In the United States, everyone has the right to a fair trial. Yet if you end up convicted of criminal charges, you may feel your trial wasn’t fair. Perhaps, the judge allowed evidence of past crimes as part of the trial and you didn’t like that. Or a neighbor who you’ve had a spat with for years gave testimony that wasn’t flattering. But what happens you feel the prosecutor didn’t follow the law? Can that get your conviction overturned?

Proof of improper conduct

When it comes to overturning a conviction, you need to have proof a prosecutor did something improper. For instance, in a recent Arizona case, the judge dismissed the assault conviction of a man because the prosecutor knew one of the witnesses in the case was legally drunk while testifying. The proof of that came from a bailiff, who conducted a breathalyzer test on the witness before he testified. The breath test showed he had an .226% blood alcohol level, well over the legal .08 limit and putting the witness’ testimony in doubt. Arizona law instructs attorneys to fix errors when they know evidence in a case is possibly incorrect. But that didn’t happen, and the conviction was overturned.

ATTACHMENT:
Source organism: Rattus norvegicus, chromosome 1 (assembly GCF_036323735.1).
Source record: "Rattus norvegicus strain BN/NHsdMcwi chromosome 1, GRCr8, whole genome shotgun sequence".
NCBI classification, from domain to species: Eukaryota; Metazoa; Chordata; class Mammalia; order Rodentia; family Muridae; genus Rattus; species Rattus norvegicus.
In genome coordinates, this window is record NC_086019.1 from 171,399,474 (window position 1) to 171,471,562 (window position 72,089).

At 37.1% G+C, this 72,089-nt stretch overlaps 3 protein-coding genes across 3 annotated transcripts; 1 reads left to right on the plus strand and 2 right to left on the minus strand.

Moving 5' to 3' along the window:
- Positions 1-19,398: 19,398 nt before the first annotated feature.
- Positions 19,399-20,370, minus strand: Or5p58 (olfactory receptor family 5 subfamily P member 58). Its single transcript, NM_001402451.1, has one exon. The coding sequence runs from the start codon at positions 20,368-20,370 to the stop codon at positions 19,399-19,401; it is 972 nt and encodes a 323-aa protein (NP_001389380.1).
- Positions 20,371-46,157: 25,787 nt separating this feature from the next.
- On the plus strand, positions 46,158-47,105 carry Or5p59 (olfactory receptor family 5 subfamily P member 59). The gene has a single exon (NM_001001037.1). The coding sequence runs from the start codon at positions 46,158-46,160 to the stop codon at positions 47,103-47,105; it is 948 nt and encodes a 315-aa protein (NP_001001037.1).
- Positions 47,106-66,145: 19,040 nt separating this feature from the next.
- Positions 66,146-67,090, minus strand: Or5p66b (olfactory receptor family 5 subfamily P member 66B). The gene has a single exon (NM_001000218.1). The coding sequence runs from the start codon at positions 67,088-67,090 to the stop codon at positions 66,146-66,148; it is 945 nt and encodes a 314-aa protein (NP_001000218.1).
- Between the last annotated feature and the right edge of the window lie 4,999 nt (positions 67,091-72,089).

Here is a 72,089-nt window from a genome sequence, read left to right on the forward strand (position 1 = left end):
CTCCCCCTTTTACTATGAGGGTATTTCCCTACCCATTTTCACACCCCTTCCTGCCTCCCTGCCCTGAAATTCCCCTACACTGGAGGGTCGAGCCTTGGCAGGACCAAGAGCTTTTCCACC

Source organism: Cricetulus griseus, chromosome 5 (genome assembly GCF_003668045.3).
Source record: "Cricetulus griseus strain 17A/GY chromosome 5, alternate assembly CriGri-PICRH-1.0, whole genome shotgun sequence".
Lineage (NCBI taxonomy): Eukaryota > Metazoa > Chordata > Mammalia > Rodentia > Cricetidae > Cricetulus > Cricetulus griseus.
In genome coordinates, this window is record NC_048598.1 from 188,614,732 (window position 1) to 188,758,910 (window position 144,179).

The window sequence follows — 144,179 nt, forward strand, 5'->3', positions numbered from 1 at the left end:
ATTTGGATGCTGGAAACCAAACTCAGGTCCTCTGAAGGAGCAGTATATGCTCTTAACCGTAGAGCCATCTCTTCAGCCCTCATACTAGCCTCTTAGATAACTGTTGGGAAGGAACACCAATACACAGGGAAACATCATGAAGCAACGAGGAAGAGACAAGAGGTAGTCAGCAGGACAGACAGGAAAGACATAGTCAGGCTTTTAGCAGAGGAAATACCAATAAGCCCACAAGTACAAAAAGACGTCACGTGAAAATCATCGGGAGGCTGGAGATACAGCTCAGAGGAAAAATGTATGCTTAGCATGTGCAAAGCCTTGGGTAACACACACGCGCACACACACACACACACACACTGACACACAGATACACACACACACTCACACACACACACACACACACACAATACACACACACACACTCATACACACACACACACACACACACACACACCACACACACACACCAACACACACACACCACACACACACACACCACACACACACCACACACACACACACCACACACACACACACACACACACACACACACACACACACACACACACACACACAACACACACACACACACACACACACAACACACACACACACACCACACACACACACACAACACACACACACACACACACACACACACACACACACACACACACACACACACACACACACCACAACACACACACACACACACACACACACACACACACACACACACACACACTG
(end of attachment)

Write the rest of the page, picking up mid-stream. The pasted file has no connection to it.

Prosecutors also are supposed to be fair during court proceedings. In a recent South Carolina ruling, a 51-year-old man convicted of murder, Oscar Fortune, had his 2006 conviction overturned because of inflammatory comments an assistant prosecuting attorney made during the closing arguments of the trial. The assistant attorney referred to Fortune’s defense attorneys by saying their job was “to do whatever they have to – without regard to the truth.” More than 10 years later, the South Carolina Supreme Court ruled those comments violated Fortune’s rights to due process.

The chances of getting a conviction overturned

If you feel you received a conviction because of prosecutor misconduct, you should consult an experienced criminal defense attorney. An attorney can review the evidence in your case to determine the level of prosecutor misconduct.

No one should have to serve jail time or suffer the consequences of having a faulty conviction on their record. By working with an attorney, you may be able to see a wrongful conviction overturned.